4. Language happens, not in my mind, not in your mind, but somewhere in the middle. Somewhere out in space. I can make-up words to use, but unless they mean something to the people I am using them with, then we aren’t communicating. Then we aren’t connecting. When everyone makes up their own, unique pronoun to use, then we are no longer using language to connect with one another and the words become meaningless. Yes, new words come into being and old words die, or morph, but we can’t force that, it has to be a part of the connection and the communication between people.

    Language has limitations. Life has limitations. I don’t have perfect words to describe exactly what I’m feeling at every moment of every day, but we make due. Using words to express ourselves to other people, as imperfect as they may be, is all we have. We don’t have to like it, but it’s the reality of the situation.

  5. apart from the thoroughly valid and astute criticisms that have been made of this article, which will hopefully lead to some good discussion, i just wanted to point out how aptly Yessenia’s neologism “shrewbitch” applies in this case, and how easily it was incorporated into the discussion. may everyone’s pronouns receive the same recognition!

  6. ‘They’ is very impersonal. And awkward. Anyone who’s spent time ‘playing the pronoun game’ can tell you just how clunky and ineffective it is. That said, I don’t have a solution to this. I’d love for a set of gender neutral pronouns to come into common usage. And I disagree that it’s because cis people get confused. It’s because anything like this is subject to derision by people who think it’s ‘political correctness gone mad’ being forced on them by radical left-wing fundamentalist feminazis. And those people will be there cutting down any attempt to introduce less gendered language for as long as we live in such a hyper-gendered society.

    • ‘They’ is very impersonal.

      I’m not sure I get what you’re saying here. Aren’t all pronouns “impersonal” when they are used in place of someone’s name?

      As far as it being awkward, I think that comes down to personal experience. I don’t find it awkward at all. I use “they” instead of “he or she” in writing and in speaking, and if someone tells me they prefer a particular pronoun when I refer to them, I will certainly do my best to use that pronoun. But absent knowing about that preference, I will stick to “they” because it’s something that people who aren’t versed in alternative pronouns can easily understand.

  7. Isn’t impersonality the whole point of pronouns? And if everyone has their own pronouns, wouldn’t that just make them nouns? OK, well, nouns that might carry case markings that English abandoned about a millennium ago.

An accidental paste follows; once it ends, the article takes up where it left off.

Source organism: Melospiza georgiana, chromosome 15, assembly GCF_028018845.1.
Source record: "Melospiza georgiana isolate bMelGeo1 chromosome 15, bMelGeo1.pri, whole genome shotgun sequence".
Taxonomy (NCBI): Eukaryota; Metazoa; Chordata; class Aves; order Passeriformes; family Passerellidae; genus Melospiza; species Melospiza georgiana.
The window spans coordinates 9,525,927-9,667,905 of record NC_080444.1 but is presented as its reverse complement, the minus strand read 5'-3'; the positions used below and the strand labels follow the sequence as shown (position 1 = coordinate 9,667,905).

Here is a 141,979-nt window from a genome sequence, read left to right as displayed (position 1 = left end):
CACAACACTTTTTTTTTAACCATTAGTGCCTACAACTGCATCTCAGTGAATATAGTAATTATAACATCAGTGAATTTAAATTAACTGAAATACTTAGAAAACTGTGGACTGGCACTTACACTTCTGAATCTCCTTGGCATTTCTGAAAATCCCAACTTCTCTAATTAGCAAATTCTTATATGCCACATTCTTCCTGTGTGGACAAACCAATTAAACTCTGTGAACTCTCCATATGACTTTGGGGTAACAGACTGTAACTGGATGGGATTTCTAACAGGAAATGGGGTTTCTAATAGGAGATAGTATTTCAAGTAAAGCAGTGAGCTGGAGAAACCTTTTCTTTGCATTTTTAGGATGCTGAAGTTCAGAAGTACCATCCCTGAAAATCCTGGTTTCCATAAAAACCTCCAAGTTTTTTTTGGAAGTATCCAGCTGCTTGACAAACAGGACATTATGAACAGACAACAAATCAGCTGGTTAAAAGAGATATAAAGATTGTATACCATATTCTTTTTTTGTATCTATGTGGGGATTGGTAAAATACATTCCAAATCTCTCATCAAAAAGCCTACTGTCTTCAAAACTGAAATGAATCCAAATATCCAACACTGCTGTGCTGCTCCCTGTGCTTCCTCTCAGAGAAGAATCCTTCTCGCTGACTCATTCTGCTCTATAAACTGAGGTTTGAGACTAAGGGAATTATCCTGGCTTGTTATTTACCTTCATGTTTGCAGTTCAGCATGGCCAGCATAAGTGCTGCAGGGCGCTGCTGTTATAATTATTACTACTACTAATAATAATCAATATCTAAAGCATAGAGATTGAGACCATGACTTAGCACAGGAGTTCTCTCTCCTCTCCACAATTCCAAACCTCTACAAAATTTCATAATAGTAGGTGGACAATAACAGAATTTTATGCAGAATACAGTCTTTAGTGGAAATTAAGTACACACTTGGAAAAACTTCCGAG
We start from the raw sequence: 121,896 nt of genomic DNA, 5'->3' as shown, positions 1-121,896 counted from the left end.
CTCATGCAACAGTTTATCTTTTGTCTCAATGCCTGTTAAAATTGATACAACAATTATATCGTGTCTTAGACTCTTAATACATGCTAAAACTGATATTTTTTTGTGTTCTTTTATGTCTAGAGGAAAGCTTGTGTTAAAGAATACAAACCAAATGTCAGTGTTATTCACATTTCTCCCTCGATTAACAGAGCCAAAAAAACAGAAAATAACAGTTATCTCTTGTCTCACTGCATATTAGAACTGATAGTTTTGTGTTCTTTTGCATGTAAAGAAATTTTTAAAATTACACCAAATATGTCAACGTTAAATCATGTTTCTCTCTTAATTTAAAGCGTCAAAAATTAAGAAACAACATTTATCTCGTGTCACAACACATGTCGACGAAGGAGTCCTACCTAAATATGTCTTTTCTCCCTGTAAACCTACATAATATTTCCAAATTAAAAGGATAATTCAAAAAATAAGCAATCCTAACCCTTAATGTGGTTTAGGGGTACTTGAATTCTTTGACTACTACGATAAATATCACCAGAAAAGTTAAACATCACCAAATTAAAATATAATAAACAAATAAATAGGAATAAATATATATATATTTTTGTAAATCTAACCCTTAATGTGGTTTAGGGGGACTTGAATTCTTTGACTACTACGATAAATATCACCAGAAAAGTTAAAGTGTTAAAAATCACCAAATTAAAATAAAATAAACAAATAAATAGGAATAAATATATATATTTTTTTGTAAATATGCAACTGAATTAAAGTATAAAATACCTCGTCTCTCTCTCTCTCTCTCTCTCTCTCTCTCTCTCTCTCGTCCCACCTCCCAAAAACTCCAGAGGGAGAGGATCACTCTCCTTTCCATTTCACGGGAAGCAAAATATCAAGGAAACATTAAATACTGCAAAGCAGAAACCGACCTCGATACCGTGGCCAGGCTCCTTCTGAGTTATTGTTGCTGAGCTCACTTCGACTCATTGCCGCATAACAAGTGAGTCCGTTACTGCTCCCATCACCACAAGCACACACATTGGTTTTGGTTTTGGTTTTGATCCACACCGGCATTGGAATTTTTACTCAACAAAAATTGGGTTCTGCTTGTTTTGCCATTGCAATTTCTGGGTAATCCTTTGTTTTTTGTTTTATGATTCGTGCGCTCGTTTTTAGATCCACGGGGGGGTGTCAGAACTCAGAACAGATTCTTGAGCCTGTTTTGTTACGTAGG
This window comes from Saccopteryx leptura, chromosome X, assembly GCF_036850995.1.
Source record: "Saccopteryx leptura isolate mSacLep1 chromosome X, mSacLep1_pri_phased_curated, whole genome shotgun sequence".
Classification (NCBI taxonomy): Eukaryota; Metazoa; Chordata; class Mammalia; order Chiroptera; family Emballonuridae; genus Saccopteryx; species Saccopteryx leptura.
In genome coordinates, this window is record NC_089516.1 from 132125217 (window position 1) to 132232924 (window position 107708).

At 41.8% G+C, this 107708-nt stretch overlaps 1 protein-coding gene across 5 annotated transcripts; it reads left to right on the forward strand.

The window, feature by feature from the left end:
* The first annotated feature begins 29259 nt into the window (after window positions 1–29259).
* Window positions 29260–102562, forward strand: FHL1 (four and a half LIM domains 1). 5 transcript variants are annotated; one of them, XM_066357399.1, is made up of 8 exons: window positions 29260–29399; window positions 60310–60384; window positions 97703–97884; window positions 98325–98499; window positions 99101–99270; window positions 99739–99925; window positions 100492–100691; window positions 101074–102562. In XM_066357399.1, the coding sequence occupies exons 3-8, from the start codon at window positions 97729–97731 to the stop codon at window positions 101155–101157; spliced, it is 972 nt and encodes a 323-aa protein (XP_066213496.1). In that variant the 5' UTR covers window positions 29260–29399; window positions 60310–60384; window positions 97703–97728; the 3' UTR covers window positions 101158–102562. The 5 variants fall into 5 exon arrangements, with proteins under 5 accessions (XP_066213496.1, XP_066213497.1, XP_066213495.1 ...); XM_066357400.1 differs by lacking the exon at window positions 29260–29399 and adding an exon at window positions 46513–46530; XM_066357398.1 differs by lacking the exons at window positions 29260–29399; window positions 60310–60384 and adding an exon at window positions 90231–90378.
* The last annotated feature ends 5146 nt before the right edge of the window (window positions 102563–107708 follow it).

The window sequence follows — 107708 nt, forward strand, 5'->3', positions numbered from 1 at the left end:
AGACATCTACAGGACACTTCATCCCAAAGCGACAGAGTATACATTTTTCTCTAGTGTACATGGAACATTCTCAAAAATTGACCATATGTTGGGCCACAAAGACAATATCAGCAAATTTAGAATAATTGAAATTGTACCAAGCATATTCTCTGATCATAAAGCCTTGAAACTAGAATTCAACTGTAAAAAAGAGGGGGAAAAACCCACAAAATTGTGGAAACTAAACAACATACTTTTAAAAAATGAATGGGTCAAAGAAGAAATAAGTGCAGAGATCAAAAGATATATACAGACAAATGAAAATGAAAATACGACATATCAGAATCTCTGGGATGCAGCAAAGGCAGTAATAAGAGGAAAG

English really needs to evolve some proper gender-neutral singular pronouns that sound “natural” (to my ear, most of the proposed pronouns just don’t “feel” like English words, although I’m insufficiently educated to say why it is that they seem alien; probably all the Vs, Xs and Zs).

    Screw English, I’m sick of it. Time to start learning Lojban.

    • Yea, I think you’ve got it. They’re trying to create new pronouns by modeling them off of old pronouns and hoping that they’ll stick through the similarity. Using fricatives like V and Z is part of this, as standard pronouns use the fricatives H, Sh, and Th. It’s a rookie mistake, because it ignores the fact that spoken English does things like drop the “H” when the pronoun is not at the beginning of a sentence or clause (where’s ‘er dog? Where’s ‘iz donut? I’m sick of’im. ), so changing the FIRST sound means that you have to like, pronounce it. My brain doesn’t like pronouncing the first syllables of pronouns in fast speech. That’s part of what makes these pronouns clunky and awkward.

      The attempts to impose the archaic declension that you see with he/him and she/her alternations are probably motivated by the same desire, but having the gender-neutral pronoun decline not actually necessary (“it” undergoes no such declension). And since that’s not a regular process of English anymore, but an anachronism, it also makes these neologistic pronouns sound awkward.

      The advantage of ‘they/them’ is that it already has these features: everyone knows that ‘they’ declines in the object position to ‘them.’ “Th” as a sound is at the same place as another sound ‘d/t’ that commonly ends verbs (where’D THey go?). So in fast speech, a person can drop the onset of the pronoun without thinking about it. They can even do so while still conveying the pronoun to the speaker because the last sound (ey/em) is sufficiently different from (e/er) and (e/im) to make up for the syncopated onset.